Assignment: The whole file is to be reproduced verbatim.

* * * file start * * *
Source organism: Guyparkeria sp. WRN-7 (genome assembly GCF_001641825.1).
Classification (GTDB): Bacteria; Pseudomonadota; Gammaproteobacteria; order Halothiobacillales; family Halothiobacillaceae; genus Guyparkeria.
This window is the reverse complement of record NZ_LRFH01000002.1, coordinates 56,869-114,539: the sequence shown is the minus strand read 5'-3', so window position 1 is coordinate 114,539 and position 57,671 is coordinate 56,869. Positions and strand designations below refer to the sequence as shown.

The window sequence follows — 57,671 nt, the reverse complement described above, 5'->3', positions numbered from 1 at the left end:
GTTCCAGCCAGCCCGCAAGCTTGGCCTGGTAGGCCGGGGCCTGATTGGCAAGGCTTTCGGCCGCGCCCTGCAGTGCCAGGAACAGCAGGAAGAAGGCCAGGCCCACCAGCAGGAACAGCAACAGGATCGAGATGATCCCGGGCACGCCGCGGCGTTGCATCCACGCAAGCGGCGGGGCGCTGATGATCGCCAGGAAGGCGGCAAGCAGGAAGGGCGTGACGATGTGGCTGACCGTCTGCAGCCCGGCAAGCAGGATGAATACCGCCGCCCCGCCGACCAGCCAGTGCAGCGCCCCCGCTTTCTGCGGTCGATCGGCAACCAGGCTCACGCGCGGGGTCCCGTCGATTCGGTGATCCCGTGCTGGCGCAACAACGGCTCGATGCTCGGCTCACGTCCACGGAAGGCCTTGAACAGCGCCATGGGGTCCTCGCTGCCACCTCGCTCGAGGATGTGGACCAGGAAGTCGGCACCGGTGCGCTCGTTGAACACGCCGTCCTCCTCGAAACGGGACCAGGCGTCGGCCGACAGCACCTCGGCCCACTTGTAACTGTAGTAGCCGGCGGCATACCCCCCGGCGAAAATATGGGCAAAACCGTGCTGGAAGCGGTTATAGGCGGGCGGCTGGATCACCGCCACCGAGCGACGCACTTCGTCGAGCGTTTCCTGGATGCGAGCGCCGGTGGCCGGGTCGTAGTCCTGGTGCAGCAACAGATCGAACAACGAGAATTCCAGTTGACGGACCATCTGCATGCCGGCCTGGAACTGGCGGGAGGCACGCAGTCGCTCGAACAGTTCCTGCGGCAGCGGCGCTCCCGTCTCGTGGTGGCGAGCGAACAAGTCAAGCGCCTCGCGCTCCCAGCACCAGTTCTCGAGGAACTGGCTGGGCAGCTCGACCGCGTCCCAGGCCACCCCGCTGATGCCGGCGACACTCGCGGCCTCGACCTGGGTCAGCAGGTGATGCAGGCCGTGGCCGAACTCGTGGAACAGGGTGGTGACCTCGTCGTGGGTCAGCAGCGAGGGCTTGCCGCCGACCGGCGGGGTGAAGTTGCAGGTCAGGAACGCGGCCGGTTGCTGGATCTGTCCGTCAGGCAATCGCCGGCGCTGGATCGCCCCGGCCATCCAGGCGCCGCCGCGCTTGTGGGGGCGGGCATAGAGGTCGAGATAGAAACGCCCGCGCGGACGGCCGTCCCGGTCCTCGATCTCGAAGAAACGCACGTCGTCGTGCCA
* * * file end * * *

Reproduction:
Source organism: Guyparkeria sp. WRN-7 (genome assembly GCF_001641825.1).
Classification (GTDB): Bacteria; Pseudomonadota; Gammaproteobacteria; order Halothiobacillales; family Halothiobacillaceae; genus Guyparkeria.
This window is the reverse complement of record NZ_LRFH01000002.1, coordinates 56,869-114,539: the sequence shown is the minus strand read 5'-3', so window position 1 is coordinate 114,539 and position 57,671 is coordinate 56,869. Positions and strand designations below refer to the sequence as shown.

The window sequence follows — 57,671 nt, the reverse complement described above, 5'->3', positions numbered from 1 at the left end:
GTTCCAGCCAGCCCGCAAGCTTGGCCTGGTAGGCCGGGGCCTGATTGGCAAGGCTTTCGGCCGCGCCCTGCAGTGCCAGGAACAGCAGGAAGAAGGCCAGGCCCACCAGCAGGAACAGCAACAGGATCGAGATGATCCCGGGCACGCCGCGGCGTTGCATCCACGCAAGCGGCGGGGCGCTGATGATCGCCAGGAAGGCGGCAAGCAGGAAGGGCGTGACGATGTGGCTGACCGTCTGCAGCCCGGCAAGCAGGATGAATACCGCCGCCCCGCCGACCAGCCAGTGCAGCGCCCCCGCTTTCTGCGGTCGATCGGCAACCAGGCTCACGCGCGGGGTCCCGTCGATTCGGTGATCCCGTGCTGGCGCAACAACGGCTCGATGCTCGGCTCACGTCCACGGAAGGCCTTGAACAGCGCCATGGGGTCCTCGCTGCCACCTCGCTCGAGGATGTGGACCAGGAAGTCGGCACCGGTGCGCTCGTTGAACACGCCGTCCTCCTCGAAACGGGACCAGGCGTCGGCCGACAGCACCTCGGCCCACTTGTAACTGTAGTAGCCGGCGGCATACCCCCCGGCGAAAATATGGGCAAAACCGTGCTGGAAGCGGTTATAGGCGGGCGGCTGGATCACCGCCACCGAGCGACGCACTTCGTCGAGCGTTTCCTGGATGCGAGCGCCGGTGGCCGGGTCGTAGTCCTGGTGCAGCAACAGATCGAACAACGAGAATTCCAGTTGACGGACCATCTGCATGCCGGCCTGGAACTGGCGGGAGGCACGCAGTCGCTCGAACAGTTCCTGCGGCAGCGGCGCTCCCGTCTCGTGGTGGCGAGCGAACAAGTCAAGCGCCTCGCGCTCCCAGCACCAGTTCTCGAGGAACTGGCTGGGCAGCTCGACCGCGTCCCAGGCCACCCCGCTGATGCCGGCGACACTCGCGGCCTCGACCTGGGTCAGCAGGTGATGCAGGCCGTGGCCGAACTCGTGGAACAGGGTGGTGACCTCGTCGTGGGTCAGCAGCGAGGGCTTGCCGCCGACCGGCGGGGTGAAGTTGCAGGTCAGGAACGCGGCCGGTTGCTGGATCTGTCCGTCAGGCAATCGCCGGCGCTGGATCGCCCCGGCCATCCAGGCGCCGCCGCGCTTGTGGGGGCGGGCATAGAGGTCGAGATAGAAACGCCCGCGCGGACGGCCGTCCCGGTCCTCGATCTCGAAGAAACGCACGTCGTCGTGCCA